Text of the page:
It's not every day that scientists find a glowing turtle. In fact, it hasn't happened before.
The first reptile to exhibit biofluorescence was seen during a recent dive by scientists near the Solomon Islands.
They weren't expecting to see a glowing hawksbill sea turtle, but they did--and they caught it on video as an exclusive to National Geographic.
Nat Geo says that a yellow filter on the camera helped detect luminescence.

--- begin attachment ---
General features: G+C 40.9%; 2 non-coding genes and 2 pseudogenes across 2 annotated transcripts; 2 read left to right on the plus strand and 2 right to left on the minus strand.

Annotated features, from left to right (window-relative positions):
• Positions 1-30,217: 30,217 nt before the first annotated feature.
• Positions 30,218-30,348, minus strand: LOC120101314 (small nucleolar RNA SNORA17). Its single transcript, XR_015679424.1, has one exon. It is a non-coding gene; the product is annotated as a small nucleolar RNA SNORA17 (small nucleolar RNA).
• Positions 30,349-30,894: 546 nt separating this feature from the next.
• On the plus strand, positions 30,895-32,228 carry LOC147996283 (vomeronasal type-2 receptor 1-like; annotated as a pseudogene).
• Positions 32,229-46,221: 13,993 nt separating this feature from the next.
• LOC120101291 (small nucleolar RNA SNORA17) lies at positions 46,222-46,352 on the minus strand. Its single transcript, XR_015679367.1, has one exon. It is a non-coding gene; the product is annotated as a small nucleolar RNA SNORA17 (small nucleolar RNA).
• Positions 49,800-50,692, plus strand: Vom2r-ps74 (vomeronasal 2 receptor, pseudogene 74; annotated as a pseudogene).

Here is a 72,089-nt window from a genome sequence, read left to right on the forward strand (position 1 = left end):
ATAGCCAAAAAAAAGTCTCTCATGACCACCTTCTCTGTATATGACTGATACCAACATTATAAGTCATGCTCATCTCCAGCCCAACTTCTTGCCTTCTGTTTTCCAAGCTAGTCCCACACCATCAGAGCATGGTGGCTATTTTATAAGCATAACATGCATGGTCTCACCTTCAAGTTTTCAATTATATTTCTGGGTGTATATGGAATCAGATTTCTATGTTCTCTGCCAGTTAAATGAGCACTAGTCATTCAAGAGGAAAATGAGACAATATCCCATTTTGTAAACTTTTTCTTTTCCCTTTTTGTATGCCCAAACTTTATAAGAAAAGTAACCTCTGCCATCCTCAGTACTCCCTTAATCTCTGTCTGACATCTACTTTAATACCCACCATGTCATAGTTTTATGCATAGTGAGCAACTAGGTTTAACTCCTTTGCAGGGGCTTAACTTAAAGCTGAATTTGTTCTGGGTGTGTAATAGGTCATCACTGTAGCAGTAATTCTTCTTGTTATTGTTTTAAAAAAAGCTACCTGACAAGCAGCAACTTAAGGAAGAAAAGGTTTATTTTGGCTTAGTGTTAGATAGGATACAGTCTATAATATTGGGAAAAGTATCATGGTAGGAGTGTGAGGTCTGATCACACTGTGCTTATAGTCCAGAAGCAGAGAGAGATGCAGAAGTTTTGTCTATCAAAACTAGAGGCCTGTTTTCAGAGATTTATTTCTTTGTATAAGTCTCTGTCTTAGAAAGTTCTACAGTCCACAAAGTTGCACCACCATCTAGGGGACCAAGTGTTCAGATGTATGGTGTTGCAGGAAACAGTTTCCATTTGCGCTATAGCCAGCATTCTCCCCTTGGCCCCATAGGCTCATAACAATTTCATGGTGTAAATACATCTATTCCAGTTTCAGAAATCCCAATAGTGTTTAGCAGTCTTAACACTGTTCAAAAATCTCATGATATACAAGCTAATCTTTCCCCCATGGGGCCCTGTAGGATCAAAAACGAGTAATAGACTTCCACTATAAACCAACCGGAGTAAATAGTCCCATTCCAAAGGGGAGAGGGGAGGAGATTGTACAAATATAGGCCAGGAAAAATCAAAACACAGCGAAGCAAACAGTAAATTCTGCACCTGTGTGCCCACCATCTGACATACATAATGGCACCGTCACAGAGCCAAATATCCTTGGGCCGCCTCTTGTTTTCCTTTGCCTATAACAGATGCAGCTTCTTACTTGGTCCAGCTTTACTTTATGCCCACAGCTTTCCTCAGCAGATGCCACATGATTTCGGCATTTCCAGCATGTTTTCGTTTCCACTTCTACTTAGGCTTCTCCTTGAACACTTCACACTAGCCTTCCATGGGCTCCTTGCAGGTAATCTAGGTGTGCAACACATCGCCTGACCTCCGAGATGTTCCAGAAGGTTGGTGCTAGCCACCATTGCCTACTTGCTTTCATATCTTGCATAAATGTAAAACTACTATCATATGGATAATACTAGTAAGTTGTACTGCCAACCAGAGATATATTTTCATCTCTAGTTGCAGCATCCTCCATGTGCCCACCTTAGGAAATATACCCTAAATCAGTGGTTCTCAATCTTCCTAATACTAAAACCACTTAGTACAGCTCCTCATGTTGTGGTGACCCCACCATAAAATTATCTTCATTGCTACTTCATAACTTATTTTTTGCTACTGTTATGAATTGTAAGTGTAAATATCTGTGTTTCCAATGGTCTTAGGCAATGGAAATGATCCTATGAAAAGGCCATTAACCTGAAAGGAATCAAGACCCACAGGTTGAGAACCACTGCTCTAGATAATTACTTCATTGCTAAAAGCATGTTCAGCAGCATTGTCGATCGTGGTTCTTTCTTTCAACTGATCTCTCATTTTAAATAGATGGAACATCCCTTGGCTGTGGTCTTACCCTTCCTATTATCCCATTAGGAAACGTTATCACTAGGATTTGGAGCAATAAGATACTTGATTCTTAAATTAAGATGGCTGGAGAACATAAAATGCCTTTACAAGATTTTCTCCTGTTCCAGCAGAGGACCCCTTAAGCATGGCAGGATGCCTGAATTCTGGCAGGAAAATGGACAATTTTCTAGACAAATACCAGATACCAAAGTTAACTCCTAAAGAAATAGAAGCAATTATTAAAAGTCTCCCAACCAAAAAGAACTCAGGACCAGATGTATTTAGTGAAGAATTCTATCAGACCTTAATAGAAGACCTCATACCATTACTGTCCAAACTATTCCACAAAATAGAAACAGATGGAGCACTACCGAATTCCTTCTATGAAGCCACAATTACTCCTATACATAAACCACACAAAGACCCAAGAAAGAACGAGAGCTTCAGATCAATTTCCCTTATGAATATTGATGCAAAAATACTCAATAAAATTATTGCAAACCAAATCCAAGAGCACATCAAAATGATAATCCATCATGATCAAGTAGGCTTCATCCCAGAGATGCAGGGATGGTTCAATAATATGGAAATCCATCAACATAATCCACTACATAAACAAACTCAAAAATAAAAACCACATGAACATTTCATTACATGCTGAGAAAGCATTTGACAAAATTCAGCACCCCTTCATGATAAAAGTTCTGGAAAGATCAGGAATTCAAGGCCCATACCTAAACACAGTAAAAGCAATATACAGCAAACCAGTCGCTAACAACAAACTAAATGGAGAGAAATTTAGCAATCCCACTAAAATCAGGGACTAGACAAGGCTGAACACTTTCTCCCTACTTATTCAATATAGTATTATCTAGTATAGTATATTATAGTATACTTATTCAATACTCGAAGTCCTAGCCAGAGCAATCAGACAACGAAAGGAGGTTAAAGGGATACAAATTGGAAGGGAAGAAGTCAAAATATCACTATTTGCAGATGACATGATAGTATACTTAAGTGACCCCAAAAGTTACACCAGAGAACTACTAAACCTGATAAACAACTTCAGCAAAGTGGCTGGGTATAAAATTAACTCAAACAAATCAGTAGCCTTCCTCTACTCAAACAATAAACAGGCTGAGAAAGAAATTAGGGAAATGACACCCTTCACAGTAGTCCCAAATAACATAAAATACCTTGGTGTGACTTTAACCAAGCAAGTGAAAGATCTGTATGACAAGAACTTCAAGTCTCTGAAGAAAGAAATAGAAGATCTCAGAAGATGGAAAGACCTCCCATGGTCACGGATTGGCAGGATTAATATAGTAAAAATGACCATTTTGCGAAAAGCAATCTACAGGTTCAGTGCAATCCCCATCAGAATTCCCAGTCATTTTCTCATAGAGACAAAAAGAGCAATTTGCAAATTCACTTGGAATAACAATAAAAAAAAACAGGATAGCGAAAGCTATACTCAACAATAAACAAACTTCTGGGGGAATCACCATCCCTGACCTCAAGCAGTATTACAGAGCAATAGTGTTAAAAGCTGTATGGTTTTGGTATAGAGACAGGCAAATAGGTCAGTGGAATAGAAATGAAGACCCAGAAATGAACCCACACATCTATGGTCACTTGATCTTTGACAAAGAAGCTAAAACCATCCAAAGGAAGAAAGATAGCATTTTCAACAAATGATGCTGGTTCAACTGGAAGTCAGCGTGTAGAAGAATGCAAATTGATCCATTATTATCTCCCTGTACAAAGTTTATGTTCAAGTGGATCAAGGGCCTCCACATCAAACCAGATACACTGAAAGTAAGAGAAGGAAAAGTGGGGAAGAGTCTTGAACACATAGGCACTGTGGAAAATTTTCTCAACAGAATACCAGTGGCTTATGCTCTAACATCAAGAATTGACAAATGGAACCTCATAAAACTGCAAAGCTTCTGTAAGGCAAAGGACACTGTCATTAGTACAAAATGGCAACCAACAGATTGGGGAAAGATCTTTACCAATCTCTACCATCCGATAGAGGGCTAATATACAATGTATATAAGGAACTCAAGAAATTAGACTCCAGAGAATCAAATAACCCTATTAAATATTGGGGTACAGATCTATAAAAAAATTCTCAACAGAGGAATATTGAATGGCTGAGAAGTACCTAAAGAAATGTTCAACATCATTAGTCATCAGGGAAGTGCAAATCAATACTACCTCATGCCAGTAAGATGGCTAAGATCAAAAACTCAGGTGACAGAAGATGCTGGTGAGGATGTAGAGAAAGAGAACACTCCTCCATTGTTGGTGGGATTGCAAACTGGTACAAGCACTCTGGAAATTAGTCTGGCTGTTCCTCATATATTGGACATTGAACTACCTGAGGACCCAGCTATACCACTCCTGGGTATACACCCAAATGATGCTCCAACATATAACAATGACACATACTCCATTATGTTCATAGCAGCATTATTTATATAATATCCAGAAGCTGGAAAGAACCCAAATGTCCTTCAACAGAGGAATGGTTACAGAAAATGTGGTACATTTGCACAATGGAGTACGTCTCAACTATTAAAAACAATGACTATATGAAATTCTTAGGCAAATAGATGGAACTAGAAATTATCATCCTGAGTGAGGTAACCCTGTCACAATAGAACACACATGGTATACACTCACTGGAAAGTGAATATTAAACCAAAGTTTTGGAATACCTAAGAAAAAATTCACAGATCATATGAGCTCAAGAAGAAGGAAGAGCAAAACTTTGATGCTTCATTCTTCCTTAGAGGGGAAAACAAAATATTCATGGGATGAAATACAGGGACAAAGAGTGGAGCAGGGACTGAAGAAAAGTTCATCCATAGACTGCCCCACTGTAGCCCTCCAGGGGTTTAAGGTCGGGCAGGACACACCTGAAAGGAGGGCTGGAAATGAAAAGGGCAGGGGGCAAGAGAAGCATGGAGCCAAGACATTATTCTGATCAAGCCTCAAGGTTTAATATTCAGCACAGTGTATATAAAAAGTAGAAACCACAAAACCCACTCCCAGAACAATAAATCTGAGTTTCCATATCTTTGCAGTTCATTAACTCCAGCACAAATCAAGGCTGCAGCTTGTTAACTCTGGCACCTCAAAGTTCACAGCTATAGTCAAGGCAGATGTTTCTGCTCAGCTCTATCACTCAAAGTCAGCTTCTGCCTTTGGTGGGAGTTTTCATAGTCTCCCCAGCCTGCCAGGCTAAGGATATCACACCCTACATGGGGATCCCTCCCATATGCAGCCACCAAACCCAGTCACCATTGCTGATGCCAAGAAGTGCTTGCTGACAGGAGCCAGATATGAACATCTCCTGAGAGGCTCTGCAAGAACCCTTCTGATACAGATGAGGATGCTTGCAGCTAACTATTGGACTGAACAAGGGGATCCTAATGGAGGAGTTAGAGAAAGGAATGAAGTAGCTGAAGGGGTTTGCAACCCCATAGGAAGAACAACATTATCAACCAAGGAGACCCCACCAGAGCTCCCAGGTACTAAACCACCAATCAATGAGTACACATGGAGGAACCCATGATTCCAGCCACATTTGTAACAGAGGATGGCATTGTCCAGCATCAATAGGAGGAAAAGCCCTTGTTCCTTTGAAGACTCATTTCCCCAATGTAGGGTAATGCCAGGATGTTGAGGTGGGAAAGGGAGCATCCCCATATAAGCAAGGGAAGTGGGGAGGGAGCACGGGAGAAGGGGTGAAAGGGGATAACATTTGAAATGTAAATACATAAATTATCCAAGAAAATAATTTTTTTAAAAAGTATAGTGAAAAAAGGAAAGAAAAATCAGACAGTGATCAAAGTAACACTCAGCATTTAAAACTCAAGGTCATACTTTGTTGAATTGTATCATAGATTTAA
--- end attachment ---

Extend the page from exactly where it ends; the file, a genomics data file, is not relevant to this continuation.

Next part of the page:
Biofluorescence occurs when an organism absorbs light and then emits that light as a different color. The most common colors are green, red and orange. The effect is often used for finding and attracting prey, self defense and possibly even communication.
Other marine life exhibit this capability, including fish, sharks, rays, copepods and mantis fish.
The hawksbill is the first reptile seen to have biofluorescence. According to National Geographic, some of the red glow on the hawksbill could have been from algae, but the green came from the turtle.